Homelessness on the UWT campus
An anonymous student describes their experience alongside their family as they navigated being homeless for the first time in their life for two years.
Amid President Joe Biden’s visit to Washington on green energy and healthcare, an unforeseen removal of two homeless camps sparked controversy.
In anticipation of the visit, as reported by the Seattle Times, the city closed streets and limited access to sidewalks and 15 people were removed from the downtown encampments by Mayor Bruce Harrell.
The number of homeless people has reached over 10,000 in Tacoma alone. According to data from the homeless point in time (POT) by Pierce County, homelessness has risen from 6,664 in 2017 to 10,858 in 2020.
For students and their families who are experiencing this, it can greatly impact their future in negative ways as well as their academic success. According to a 2020 survey by the Hope Center, over one in 10 survey respondents at four-year colleges moved three or more times in the 12 months preceding the survey.
A student, who wished to remain anonymous, was available to comment on their own homelessness situation while attending college classes. They were homeless with their family for two years.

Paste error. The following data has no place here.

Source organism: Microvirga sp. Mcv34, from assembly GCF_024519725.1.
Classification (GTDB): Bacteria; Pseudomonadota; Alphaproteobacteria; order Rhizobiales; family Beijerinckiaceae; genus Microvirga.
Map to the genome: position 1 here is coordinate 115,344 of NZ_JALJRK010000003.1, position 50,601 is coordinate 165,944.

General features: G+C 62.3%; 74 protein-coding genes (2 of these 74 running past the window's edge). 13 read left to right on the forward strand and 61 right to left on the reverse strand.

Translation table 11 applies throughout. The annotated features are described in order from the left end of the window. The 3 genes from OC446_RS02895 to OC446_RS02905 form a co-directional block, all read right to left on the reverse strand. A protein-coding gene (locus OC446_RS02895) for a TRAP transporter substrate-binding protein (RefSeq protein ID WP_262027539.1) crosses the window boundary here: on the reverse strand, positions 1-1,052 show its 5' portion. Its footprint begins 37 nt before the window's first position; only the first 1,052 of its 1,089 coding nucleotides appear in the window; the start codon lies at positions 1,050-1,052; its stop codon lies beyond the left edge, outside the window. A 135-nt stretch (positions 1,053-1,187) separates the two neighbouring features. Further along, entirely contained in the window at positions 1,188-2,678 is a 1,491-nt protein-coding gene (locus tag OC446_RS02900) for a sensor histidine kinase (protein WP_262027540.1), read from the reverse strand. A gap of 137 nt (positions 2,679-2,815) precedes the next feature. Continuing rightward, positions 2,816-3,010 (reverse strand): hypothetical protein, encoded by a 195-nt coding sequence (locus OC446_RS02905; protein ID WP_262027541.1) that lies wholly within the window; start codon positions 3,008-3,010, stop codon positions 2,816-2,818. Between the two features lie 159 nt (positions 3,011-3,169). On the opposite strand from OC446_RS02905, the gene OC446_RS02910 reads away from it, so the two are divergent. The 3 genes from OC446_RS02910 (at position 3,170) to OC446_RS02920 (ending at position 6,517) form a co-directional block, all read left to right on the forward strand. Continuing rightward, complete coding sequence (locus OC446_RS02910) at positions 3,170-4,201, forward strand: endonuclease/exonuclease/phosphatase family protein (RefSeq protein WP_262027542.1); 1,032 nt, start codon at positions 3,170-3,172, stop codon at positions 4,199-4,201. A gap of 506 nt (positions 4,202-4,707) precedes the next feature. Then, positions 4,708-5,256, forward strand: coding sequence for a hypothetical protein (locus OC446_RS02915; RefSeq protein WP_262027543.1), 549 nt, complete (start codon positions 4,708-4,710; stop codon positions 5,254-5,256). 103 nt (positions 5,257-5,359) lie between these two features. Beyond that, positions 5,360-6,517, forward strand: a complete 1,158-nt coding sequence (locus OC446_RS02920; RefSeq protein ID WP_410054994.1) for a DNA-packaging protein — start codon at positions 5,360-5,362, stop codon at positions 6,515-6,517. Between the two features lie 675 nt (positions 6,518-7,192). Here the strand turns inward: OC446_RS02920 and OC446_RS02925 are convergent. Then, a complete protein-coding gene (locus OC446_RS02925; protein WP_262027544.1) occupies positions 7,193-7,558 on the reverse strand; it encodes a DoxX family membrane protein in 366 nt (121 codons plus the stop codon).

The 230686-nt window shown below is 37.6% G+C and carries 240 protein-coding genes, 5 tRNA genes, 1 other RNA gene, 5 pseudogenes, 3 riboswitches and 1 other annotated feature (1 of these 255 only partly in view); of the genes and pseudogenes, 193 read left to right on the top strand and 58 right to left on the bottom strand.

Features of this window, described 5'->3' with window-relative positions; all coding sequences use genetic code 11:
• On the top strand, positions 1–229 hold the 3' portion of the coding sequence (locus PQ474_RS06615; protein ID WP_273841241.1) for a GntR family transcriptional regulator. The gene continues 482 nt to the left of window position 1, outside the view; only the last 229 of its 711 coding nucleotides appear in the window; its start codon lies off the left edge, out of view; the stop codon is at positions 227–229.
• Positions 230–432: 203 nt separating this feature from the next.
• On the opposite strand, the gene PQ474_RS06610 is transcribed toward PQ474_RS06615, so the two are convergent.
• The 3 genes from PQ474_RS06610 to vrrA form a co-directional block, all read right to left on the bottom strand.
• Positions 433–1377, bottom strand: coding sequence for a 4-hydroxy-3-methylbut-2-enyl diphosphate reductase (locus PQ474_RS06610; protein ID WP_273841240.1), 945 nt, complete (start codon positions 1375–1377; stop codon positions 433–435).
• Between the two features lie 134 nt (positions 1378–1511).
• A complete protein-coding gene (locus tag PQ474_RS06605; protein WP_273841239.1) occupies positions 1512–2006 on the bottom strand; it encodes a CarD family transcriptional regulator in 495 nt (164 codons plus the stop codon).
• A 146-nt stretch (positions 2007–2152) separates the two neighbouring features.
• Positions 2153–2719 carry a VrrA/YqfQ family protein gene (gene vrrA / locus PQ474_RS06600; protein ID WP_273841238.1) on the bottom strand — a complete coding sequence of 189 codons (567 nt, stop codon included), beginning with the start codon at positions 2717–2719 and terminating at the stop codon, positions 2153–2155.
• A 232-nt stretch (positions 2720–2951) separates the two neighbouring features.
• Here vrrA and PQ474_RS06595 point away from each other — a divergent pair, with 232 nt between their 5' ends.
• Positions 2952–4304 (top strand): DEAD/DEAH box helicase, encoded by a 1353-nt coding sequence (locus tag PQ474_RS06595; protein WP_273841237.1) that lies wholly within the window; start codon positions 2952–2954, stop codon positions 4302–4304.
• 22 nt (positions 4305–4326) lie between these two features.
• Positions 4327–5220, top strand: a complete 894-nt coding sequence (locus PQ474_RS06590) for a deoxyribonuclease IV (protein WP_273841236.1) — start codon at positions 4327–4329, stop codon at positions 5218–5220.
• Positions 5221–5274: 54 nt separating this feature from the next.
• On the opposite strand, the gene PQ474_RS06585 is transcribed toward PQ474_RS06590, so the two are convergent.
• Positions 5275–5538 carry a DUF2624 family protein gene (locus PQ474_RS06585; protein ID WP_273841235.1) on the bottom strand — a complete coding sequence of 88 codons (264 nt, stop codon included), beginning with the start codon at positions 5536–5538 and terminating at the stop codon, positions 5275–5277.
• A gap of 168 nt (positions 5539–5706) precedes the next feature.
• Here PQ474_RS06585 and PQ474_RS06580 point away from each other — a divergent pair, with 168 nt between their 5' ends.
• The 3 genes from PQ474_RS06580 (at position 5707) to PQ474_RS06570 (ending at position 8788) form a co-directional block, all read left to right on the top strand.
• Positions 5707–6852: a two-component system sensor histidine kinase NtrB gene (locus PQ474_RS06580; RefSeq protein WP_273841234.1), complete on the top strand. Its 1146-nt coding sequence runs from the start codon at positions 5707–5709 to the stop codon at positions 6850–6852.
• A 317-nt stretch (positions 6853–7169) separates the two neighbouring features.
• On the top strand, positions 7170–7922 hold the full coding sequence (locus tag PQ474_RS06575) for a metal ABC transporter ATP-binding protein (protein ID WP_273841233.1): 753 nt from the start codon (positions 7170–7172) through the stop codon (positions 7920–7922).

“Whenever I was able to,” the student says, “I would try to spend the rest of the day in the library, using the school computers and access to the internet and reading books. All to make sure I didn’t fall behind in class.”
“It’s heartbreaking,” they said, “Not knowing when your next meal will be, or if you’ll even make it next year,
The source described feeling loss of hope and uncertainty for their future. At the time the family lost their home, the student who had just graduated high school in 2019 was questioning whether they would be able to attend UWT.
For two years they lived in their SUV, shelters and any place that would take them in. The student described visiting the UWT pantry to not only feed themselves but their family as well.
“The Pantry became my favorite place on campus. They had food and small products my family needed. It felt great to be in class, with shelter and warmth, though it was temporary.”
“It definitely felt weird being in class surrounded by my classmates, not one of them knowing I had spent the morning at a shelter with my family,” described the student, when asked how they felt attending lectures.
The student and their family were able to receive aid from shelters in Pierce Country and currently reside in an apartment where they are getting ready to celebrate the student’s graduation in 2023.
Students in need can visit the Pantry where they can do in-person shopping at no extra cost and are able to pick up 20 items per week such as hygiene products, baby products and nutritious foods.
The Pantry is located in Dougan 104, operating Monday – Friday 9 a.m. to 5 p.m.